- #1

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integrate with respect to ζ in the limits 0 and t

Help will be greatly appreciated

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- Thread starter bhartish
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- #1

- 26

- 0

integrate with respect to ζ in the limits 0 and t

Help will be greatly appreciated

- #2

HallsofIvy

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I think you are letting complicated lookig **constants** confuse you.

If I read the parentheses correctly that is

[tex]\int (A+ 0.5\sqrt{Be^{-2(t- ζ)/ζ_0}})dζ[/tex]

with A and B representing those rather complicated**constants** in your integral.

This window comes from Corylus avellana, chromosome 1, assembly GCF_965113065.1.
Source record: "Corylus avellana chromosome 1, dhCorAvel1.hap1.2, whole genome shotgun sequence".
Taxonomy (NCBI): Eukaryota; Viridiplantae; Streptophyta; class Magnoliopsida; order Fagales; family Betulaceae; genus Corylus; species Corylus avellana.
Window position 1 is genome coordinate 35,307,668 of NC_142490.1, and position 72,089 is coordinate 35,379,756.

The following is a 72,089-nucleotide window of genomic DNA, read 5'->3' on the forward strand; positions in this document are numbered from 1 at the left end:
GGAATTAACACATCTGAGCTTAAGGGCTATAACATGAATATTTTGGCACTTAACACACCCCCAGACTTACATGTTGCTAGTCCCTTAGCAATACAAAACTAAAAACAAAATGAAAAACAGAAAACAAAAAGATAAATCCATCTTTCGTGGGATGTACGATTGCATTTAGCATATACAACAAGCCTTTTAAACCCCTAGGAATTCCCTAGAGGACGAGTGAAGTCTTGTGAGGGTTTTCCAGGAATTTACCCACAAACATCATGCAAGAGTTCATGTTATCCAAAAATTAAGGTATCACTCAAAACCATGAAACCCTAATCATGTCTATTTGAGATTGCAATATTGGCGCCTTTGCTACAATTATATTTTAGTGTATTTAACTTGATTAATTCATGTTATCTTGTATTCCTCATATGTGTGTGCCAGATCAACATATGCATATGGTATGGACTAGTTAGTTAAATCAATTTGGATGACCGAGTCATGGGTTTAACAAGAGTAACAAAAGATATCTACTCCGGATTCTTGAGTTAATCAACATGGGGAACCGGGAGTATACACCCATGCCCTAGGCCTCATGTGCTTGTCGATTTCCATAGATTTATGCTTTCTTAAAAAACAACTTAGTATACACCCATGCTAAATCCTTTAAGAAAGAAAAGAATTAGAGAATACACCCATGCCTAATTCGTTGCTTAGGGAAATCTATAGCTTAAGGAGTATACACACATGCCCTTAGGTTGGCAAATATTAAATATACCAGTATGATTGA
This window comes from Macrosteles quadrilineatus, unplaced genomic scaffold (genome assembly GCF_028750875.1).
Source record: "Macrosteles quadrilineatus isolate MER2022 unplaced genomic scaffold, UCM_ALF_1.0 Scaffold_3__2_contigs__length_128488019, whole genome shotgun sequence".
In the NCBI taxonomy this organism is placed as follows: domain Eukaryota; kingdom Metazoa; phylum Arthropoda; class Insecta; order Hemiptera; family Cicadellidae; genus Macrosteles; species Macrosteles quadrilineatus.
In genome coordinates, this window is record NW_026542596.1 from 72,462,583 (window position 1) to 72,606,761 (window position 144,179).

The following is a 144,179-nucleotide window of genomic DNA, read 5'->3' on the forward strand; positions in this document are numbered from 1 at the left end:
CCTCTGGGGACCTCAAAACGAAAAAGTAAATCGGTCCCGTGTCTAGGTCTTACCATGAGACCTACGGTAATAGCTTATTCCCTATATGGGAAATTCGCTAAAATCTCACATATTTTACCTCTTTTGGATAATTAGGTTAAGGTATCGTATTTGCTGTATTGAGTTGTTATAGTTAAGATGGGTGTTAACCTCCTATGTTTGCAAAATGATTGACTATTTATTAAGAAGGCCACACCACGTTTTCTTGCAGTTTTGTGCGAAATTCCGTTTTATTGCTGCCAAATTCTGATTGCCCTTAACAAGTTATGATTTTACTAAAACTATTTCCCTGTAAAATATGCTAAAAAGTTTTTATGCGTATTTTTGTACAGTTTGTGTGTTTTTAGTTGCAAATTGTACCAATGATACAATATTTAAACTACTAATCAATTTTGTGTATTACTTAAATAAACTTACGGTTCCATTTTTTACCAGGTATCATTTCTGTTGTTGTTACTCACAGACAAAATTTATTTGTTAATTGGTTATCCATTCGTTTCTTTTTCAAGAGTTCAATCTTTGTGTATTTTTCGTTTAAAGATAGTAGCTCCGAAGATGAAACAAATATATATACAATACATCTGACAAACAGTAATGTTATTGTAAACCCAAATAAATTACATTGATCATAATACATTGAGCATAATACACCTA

I presume you know that [itex]\int Adt= At+ C[/itex]. For the second integral, let [itex]u= -2(t- ζ)/ζ_0[/itex], so that [itex]dζ= (ζ_0/2)du[/itex], so the second integral becomes

[tex]B\frac{\zeta_0}{2}\int e^u du[/tex]

If I read the parentheses correctly that is

[tex]\int (A+ 0.5\sqrt{Be^{-2(t- ζ)/ζ_0}})dζ[/tex]

with A and B representing those rather complicated

I presume you know that [itex]\int Adt= At+ C[/itex]. For the second integral, let [itex]u= -2(t- ζ)/ζ_0[/itex], so that [itex]dζ= (ζ_0/2)du[/itex], so the second integral becomes

[tex]B\frac{\zeta_0}{2}\int e^u du[/tex]

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- #3

Mark44

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If I read the parentheses correctly that is

[tex]\int (A+ 0.5\sqrt{Be^{-2(t- ζ)/ζ_0}})dζ[/tex]

with A and B representing those rather complicatedconstantsin your integral.

I presume you know that [itex]\int Adt= At+ C[/itex]. For the second integral, let [itex]u= -2(t- ζ)/ζ_0[/itex], so that [itex]dζ= (ζ_0/2)du[/itex], so the second integral becomes

[tex]B\frac{\zeta_0}{2}\int e^u du[/tex]

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